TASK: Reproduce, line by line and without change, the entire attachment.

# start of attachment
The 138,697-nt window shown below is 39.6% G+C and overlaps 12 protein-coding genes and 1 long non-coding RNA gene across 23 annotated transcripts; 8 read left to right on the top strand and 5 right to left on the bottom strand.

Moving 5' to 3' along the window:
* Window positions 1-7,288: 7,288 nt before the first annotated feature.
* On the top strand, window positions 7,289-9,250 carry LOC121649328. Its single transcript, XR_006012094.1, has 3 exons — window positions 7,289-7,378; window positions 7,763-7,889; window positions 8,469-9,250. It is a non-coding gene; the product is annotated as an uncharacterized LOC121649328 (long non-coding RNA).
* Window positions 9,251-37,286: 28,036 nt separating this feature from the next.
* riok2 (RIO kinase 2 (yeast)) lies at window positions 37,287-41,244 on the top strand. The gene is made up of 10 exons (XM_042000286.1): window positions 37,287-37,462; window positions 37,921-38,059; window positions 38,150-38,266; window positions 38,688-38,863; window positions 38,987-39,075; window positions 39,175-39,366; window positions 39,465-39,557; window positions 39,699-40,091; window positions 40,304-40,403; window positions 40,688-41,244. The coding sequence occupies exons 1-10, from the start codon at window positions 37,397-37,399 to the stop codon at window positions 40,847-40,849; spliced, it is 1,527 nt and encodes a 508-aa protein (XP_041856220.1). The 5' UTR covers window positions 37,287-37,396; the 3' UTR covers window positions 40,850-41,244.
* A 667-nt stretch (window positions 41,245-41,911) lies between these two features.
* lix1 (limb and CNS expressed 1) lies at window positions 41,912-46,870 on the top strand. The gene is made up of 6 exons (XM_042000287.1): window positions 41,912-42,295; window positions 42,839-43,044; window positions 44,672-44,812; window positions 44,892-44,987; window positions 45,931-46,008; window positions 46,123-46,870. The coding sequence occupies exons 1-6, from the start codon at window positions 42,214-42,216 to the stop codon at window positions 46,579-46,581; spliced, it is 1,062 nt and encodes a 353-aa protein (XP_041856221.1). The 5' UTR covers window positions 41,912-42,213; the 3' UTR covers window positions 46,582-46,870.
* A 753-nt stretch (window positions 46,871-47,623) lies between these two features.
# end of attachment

The 138,697-nt window shown below is 39.6% G+C and overlaps 12 protein-coding genes and 1 long non-coding RNA gene across 23 annotated transcripts; 8 read left to right on the top strand and 5 right to left on the bottom strand.

Moving 5' to 3' along the window:
* Window positions 1-7,288: 7,288 nt before the first annotated feature.
* On the top strand, window positions 7,289-9,250 carry LOC121649328. Its single transcript, XR_006012094.1, has 3 exons — window positions 7,289-7,378; window positions 7,763-7,889; window positions 8,469-9,250. It is a non-coding gene; the product is annotated as an uncharacterized LOC121649328 (long non-coding RNA).
* Window positions 9,251-37,286: 28,036 nt separating this feature from the next.
* riok2 (RIO kinase 2 (yeast)) lies at window positions 37,287-41,244 on the top strand. The gene is made up of 10 exons (XM_042000286.1): window positions 37,287-37,462; window positions 37,921-38,059; window positions 38,150-38,266; window positions 38,688-38,863; window positions 38,987-39,075; window positions 39,175-39,366; window positions 39,465-39,557; window positions 39,699-40,091; window positions 40,304-40,403; window positions 40,688-41,244. The coding sequence occupies exons 1-10, from the start codon at window positions 37,397-37,399 to the stop codon at window positions 40,847-40,849; spliced, it is 1,527 nt and encodes a 508-aa protein (XP_041856220.1). The 5' UTR covers window positions 37,287-37,396; the 3' UTR covers window positions 40,850-41,244.
* A 667-nt stretch (window positions 41,245-41,911) lies between these two features.
* lix1 (limb and CNS expressed 1) lies at window positions 41,912-46,870 on the top strand. The gene is made up of 6 exons (XM_042000287.1): window positions 41,912-42,295; window positions 42,839-43,044; window positions 44,672-44,812; window positions 44,892-44,987; window positions 45,931-46,008; window positions 46,123-46,870. The coding sequence occupies exons 1-6, from the start codon at window positions 42,214-42,216 to the stop codon at window positions 46,579-46,581; spliced, it is 1,062 nt and encodes a 353-aa protein (XP_041856221.1). The 5' UTR covers window positions 41,912-42,213; the 3' UTR covers window positions 46,582-46,870.
* A 753-nt stretch (window positions 46,871-47,623) lies between these two features.